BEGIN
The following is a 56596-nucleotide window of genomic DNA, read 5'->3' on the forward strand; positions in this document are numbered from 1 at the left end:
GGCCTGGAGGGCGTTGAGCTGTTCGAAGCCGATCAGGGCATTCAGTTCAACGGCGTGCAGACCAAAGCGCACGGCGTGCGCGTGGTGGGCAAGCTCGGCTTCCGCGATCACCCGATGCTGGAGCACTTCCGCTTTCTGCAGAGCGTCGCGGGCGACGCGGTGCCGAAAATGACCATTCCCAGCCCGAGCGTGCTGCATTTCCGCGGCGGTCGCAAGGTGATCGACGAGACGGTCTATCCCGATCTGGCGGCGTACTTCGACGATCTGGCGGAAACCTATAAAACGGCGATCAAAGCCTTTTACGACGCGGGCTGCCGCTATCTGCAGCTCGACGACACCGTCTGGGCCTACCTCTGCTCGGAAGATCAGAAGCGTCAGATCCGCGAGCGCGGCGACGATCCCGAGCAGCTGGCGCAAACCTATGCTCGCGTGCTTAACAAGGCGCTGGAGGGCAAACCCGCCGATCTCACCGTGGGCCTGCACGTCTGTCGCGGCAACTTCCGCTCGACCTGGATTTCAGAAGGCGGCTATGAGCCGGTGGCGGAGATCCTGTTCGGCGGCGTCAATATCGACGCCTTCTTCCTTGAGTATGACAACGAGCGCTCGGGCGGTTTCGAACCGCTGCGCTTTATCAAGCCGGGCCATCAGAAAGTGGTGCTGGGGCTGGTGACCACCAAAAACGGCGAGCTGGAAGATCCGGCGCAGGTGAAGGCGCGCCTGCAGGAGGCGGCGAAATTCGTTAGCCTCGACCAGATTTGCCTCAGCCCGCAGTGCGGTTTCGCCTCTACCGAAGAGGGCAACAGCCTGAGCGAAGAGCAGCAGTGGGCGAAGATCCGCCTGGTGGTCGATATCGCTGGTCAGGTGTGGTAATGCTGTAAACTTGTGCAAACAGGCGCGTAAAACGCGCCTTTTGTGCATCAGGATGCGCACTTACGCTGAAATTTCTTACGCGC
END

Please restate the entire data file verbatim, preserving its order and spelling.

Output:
The following is a 56596-nucleotide window of genomic DNA, read 5'->3' on the forward strand; positions in this document are numbered from 1 at the left end:
GGCCTGGAGGGCGTTGAGCTGTTCGAAGCCGATCAGGGCATTCAGTTCAACGGCGTGCAGACCAAAGCGCACGGCGTGCGCGTGGTGGGCAAGCTCGGCTTCCGCGATCACCCGATGCTGGAGCACTTCCGCTTTCTGCAGAGCGTCGCGGGCGACGCGGTGCCGAAAATGACCATTCCCAGCCCGAGCGTGCTGCATTTCCGCGGCGGTCGCAAGGTGATCGACGAGACGGTCTATCCCGATCTGGCGGCGTACTTCGACGATCTGGCGGAAACCTATAAAACGGCGATCAAAGCCTTTTACGACGCGGGCTGCCGCTATCTGCAGCTCGACGACACCGTCTGGGCCTACCTCTGCTCGGAAGATCAGAAGCGTCAGATCCGCGAGCGCGGCGACGATCCCGAGCAGCTGGCGCAAACCTATGCTCGCGTGCTTAACAAGGCGCTGGAGGGCAAACCCGCCGATCTCACCGTGGGCCTGCACGTCTGTCGCGGCAACTTCCGCTCGACCTGGATTTCAGAAGGCGGCTATGAGCCGGTGGCGGAGATCCTGTTCGGCGGCGTCAATATCGACGCCTTCTTCCTTGAGTATGACAACGAGCGCTCGGGCGGTTTCGAACCGCTGCGCTTTATCAAGCCGGGCCATCAGAAAGTGGTGCTGGGGCTGGTGACCACCAAAAACGGCGAGCTGGAAGATCCGGCGCAGGTGAAGGCGCGCCTGCAGGAGGCGGCGAAATTCGTTAGCCTCGACCAGATTTGCCTCAGCCCGCAGTGCGGTTTCGCCTCTACCGAAGAGGGCAACAGCCTGAGCGAAGAGCAGCAGTGGGCGAAGATCCGCCTGGTGGTCGATATCGCTGGTCAGGTGTGGTAATGCTGTAAACTTGTGCAAACAGGCGCGTAAAACGCGCCTTTTGTGCATCAGGATGCGCACTTACGCTGAAATTTCTTACGCGC